73 days into my 365 Project and I’m breaking a few rules and uploading something completely different…
If you’ve been following my 365 Project, you may have noticed that for the month of March I somehow started down a “self-portrait” track. The reviews (comments on Flickr, mostly) have been kind but few in numbers when compared to earlier postings in the Project. Which is fine. I remind myself that I’m not doing my 365 Project for reviews or comments. I’m doing it mostly as a test to see if I can stick with it for 365 days and out of curiosity to see where it takes me and what I discover along the way.
Early in the project, I had some time in the evenings when I was able to spend a few hours on some of my favorite pieces so far. For example, 1/365, 2/365, 18/365, and 32/365. I’d love to do more of these but I don’t always have the time or energy at the end of the day.
Last night, I had both the time and the energy to create another favorite. 72/365 – Gingered Self Portrait, like the others linked above, was created in the amazing Brushes app on my iPad using several photos from my iPhone. In addition to being an incredibly powerful and intuitive painting and compositing iPhone and iPad application, Brushes allows you to export your finished work as a high quality QuickTime movie that shows each brushstroke as a frame. The final effect is that you can watch a work of art being created.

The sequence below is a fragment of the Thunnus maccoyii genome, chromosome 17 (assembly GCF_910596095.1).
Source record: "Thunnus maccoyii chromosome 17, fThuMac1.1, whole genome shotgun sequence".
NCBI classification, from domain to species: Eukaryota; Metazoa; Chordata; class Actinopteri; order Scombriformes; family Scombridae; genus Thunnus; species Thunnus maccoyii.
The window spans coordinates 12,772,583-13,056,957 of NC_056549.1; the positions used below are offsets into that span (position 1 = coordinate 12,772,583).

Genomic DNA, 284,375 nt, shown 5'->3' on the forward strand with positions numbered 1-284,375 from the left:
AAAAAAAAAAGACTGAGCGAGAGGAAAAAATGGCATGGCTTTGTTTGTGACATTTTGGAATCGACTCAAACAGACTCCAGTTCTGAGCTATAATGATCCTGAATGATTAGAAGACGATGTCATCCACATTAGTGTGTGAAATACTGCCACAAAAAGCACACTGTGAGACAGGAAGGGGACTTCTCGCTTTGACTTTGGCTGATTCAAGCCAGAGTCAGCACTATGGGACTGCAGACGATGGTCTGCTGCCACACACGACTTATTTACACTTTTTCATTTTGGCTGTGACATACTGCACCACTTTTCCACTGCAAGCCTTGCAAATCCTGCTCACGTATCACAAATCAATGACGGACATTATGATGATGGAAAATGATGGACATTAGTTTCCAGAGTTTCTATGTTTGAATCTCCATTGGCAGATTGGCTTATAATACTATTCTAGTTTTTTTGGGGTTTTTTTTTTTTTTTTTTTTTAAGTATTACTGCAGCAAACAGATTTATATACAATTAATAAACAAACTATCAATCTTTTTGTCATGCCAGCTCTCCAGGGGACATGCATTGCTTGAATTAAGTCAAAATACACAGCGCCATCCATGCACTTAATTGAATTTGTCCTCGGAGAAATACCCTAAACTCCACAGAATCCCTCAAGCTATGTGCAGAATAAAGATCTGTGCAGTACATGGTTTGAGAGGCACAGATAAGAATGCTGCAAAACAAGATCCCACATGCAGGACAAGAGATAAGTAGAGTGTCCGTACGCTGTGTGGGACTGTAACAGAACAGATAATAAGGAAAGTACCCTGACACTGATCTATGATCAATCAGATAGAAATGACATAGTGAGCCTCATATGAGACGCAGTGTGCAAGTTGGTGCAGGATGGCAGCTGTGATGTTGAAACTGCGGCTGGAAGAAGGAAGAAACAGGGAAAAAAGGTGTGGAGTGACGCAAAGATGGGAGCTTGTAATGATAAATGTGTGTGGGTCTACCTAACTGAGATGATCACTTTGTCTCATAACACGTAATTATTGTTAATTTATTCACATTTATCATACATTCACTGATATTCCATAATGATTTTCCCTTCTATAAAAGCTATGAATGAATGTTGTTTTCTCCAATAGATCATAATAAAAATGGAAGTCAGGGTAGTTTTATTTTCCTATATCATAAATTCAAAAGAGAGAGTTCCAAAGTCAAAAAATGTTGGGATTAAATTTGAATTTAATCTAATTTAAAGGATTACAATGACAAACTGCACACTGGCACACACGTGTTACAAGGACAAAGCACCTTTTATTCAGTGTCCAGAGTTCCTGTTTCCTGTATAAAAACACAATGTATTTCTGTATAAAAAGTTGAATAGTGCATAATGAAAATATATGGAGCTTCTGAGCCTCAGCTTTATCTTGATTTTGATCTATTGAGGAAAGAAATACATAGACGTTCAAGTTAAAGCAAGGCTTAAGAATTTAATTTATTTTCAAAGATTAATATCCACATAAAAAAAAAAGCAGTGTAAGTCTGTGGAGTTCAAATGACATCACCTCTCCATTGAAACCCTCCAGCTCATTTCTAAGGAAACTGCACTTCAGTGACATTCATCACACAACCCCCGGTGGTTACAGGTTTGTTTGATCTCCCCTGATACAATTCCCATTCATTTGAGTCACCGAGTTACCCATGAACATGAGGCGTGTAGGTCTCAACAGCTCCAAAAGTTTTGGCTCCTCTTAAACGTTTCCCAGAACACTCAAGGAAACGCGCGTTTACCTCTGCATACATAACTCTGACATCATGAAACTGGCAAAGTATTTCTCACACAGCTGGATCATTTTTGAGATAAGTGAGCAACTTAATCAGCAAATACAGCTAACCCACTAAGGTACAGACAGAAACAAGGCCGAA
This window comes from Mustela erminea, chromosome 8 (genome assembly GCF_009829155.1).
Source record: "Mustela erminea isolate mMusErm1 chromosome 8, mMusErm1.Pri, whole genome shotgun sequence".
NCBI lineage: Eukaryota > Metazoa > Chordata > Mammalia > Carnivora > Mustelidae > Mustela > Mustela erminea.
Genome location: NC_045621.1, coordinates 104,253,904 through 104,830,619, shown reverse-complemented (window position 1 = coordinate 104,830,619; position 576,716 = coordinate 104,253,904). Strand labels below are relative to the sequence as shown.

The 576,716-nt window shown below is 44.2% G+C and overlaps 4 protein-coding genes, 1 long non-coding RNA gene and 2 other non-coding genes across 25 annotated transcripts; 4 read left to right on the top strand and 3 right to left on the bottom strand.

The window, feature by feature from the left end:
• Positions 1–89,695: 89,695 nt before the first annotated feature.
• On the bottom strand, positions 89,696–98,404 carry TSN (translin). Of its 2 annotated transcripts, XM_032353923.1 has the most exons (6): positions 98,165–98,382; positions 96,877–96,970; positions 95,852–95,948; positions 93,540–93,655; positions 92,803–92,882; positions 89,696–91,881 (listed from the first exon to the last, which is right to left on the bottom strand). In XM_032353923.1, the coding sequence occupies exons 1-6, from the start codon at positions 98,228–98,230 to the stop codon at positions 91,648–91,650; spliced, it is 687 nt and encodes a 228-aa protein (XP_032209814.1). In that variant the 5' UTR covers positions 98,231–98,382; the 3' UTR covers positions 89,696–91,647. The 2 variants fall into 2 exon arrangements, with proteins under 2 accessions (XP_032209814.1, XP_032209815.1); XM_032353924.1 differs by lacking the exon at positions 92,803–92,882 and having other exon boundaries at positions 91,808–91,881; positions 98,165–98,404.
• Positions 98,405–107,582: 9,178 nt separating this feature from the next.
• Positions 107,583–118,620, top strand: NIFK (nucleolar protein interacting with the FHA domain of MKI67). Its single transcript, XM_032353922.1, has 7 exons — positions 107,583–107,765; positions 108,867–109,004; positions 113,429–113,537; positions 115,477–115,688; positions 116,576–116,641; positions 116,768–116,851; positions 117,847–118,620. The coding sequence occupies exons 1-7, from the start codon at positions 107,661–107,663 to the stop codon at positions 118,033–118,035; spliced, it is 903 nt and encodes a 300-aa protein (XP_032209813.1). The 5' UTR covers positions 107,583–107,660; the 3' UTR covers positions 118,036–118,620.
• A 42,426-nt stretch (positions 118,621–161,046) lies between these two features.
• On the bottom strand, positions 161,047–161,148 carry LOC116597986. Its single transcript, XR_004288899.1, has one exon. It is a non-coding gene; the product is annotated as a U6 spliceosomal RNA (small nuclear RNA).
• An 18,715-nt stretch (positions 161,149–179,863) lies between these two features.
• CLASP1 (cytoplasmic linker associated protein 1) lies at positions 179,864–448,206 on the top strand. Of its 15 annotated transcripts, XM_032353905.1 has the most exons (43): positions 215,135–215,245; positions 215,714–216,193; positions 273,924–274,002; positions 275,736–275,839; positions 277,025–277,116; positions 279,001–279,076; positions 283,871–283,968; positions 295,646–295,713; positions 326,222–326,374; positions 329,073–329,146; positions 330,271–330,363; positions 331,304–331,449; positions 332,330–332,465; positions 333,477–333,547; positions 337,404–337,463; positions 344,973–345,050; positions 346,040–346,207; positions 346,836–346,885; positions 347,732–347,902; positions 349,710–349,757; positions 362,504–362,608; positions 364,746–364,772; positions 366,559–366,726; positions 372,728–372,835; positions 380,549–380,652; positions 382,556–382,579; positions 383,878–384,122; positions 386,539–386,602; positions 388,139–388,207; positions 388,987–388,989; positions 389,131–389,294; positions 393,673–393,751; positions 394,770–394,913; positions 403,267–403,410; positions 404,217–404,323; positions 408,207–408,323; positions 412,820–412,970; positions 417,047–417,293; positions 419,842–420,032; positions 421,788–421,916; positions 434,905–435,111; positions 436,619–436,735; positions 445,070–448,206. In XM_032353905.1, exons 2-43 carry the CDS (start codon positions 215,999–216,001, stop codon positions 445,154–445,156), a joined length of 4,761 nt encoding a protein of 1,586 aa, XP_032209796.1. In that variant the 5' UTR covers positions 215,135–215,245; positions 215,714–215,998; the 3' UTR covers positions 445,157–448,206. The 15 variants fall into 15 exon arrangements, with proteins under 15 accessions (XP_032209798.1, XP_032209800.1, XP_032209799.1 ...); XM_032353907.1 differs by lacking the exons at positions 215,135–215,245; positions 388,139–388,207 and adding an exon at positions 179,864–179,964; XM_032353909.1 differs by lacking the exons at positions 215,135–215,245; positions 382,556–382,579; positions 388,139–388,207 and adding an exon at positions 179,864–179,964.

My work is a little different than the regular Brushes galleries you’ll find on the Brushes website gallery and Brushes Flickr group. Because I’m using photographs, textures, and layer blending modes, my video exports look more like flashes of photos and less like automated drawings and paintings. But, for photographers that are experimenting with the amazing photography and painting apps on their iPhones and iPads, I thought my creation process would be fun to see.
The video is only 1 minute and 8 seconds long. 18 seconds of that is title and credits (created in Apple’s iMovie). 5 seconds is a still frame at the end showing the finished image. The remaining 45 seconds shows 1350 individual video frames. 45 seconds at 30 frames per second = 1350 individual frames. Each frame represents a change, a stroke, a blending mode change, a photo layer import or deletion, a layer opacity change, etc. 1350 different decisions over the course of about 2 hours that it took to create the final image. And you can see at the beginning and for most of the video, I ended up with something very different than where I thought I wanted to begin.
Hope you enjoy this little peek into my creative process and I hope I have many more evenings with both the time and energy in which to create this type of work.
Oh. And the audio soundtrack in the video I threw together with 3 different loops in Apple’s GarageBand.
PS: The rules I broke for my 365 Project? The final piece, the video and audio, was created on, and uploaded from, my MacPro, and not my iPhone or iPad.